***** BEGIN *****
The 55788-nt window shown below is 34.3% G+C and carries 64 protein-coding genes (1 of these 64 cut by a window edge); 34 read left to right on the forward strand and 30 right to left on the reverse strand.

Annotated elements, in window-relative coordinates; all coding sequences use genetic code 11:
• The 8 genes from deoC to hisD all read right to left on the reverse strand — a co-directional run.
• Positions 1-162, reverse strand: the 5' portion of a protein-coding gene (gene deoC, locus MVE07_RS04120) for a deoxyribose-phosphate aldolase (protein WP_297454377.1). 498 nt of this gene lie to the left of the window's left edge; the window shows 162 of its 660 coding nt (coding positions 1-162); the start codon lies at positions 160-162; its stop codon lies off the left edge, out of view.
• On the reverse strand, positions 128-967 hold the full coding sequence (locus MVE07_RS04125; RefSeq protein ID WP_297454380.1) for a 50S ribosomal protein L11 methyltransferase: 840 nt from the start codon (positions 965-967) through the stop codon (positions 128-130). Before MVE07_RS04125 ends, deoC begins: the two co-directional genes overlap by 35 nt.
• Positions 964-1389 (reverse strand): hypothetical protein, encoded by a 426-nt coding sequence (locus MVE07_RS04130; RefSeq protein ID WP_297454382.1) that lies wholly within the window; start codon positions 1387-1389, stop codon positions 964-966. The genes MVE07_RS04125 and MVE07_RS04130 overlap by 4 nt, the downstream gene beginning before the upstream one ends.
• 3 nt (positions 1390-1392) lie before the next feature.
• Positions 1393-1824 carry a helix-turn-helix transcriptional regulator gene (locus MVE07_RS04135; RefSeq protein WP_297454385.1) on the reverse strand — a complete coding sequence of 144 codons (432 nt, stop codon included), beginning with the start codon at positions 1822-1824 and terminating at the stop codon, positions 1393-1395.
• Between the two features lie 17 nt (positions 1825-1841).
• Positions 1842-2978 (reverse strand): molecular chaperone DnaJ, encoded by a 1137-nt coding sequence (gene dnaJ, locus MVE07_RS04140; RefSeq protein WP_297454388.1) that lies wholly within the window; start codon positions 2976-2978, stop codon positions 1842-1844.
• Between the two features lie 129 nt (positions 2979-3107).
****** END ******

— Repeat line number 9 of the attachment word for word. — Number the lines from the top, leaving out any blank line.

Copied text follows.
• Between the two features lie 17 nt (positions 1825-1841).